A mission was later established in what is now Lapwai, Idaho, to teach the Indians how to speak English, read, write, mill lumber, and grain and cultivate crops, Sullivan says.
“They traded horses with fur trappers (in exchange for supplies), and they even had a printing press,” says Sullivan.
The Nez Perce Indian War began as a land dispute as hordes of people came through the area when the Oregon Trail began in 1830. A treaty between the U.S. government and the Nez Perce helped resolve the conflict in 1855.
Under the terms of the treaty, the Nez Perce agreed to give up 7.5 million acres of tribal land while still retaining the right to hunt and fish in their traditional places.
Gold was discovered on Nez Perce land five years later, which brought another surge of people to the area. The government bypassed the terms of the treaty and instead created another treaty that reduced the size of reservation land by 90%. Congress ratified the treaty in 1867, despite overwhelming Nez Perce opposition.
All Nez Perce tribes were being forcibly moved to the reservation.
“Once gold was discovered, the reservation was overrun with the worst representatives of white society who formed their own government and passed a law that prohibited Indians from testifying against whites,” Sullivan says. “It was this law that made the war inevitable. Indians were beaten, robbed, murdered and raped with no consequence.”
The war lasted for months, and there were serious casualties on both sides. The army lost 125 men with 146 wounded, according to Sullivan. Total Nez Perce casualties are not certain, but have been estimated between 103-133 killed and 71-91 wounded.
The war officially ended on Oct. 5, 1877, when Chief Joseph surrendered his forces to Generals Nelson A. Miles and Oliver Howard.
“I am tired. My heart is sick and sad,” Joseph said in his surrender speech. “From where the sun now stands, I will fight no more forever.”
Learning the lessons of history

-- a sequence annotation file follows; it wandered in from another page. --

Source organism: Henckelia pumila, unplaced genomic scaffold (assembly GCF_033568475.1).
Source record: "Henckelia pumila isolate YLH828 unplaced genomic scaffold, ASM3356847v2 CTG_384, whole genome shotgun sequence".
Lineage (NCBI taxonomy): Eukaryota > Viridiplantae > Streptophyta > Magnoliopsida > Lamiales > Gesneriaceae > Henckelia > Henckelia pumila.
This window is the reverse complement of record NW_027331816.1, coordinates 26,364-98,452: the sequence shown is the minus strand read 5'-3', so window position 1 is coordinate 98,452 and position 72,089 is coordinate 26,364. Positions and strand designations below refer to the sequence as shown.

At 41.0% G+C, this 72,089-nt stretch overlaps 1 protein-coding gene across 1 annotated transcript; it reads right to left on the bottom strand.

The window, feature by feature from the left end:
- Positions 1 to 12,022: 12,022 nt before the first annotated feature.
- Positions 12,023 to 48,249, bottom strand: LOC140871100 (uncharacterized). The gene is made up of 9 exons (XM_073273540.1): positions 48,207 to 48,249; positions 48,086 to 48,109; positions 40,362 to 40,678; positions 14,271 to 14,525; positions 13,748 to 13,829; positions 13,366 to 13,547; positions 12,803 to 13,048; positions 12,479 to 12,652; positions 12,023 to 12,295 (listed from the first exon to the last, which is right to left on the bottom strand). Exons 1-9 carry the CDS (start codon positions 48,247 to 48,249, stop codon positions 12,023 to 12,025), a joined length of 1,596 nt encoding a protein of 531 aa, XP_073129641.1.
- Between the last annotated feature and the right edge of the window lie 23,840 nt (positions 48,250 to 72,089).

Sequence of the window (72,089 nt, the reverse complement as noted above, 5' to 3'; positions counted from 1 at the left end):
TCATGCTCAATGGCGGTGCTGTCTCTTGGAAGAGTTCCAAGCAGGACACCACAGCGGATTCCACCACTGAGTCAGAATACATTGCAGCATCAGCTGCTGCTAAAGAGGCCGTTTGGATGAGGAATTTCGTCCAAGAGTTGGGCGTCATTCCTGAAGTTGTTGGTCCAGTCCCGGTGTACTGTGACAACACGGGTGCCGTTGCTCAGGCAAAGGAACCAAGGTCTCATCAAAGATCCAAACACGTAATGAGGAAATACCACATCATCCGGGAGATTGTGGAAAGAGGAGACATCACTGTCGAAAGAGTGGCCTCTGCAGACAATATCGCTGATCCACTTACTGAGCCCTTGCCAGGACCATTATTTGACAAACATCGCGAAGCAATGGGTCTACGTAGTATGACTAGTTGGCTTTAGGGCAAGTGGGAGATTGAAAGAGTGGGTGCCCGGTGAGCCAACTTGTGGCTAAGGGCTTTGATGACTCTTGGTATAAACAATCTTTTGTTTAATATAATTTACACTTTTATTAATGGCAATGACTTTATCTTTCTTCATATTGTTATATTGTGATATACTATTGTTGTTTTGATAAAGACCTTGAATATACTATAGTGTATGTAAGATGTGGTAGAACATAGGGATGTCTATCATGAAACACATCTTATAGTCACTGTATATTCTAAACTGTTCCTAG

More than 140 years after this war, Sullivan says it’s a conflict that didn’t have to happen, but it provides meaningful insights that are relevant today.
“It’s a lens through which we can view racial divisions that still confront us. You can look at the cause, you can look at the cost, and you can look at what it takes to win your freedom. Everybody suffered in that war,” she says.
Sullivan is an attorney by profession and has represented many people throughout her career, including inmates on death row, undocumented immigrants and victims of abuse. She is also the former executive director and board chairwoman for the Mid-Atlantic Innocence Project, a nonprofit that “works to prevent and correct the conviction of innocent people in D.C., Maryland, and Virginia.”
Her experiences as an attorney inform her research for “Bone Necklace,” she says.
“I’m a lawyer, and I think about things like access to justice (and that’s what this book is about),” Sullivan says.
Sullivan hopes her book will provide readers with anecdotal evidence of what happens when people aren’t given access to justice.
“Some people say the Nez Perce refused to adapt, and that’s why there was conflict, but I don’t believe that,” says Sullivan. “By the time the war started, they had the same skill sets as any white family. The only thing they lacked was access to justice.”
“Bone Necklace” is slated for release in February 2022. Visit Sullivan’s Facebook page for more information.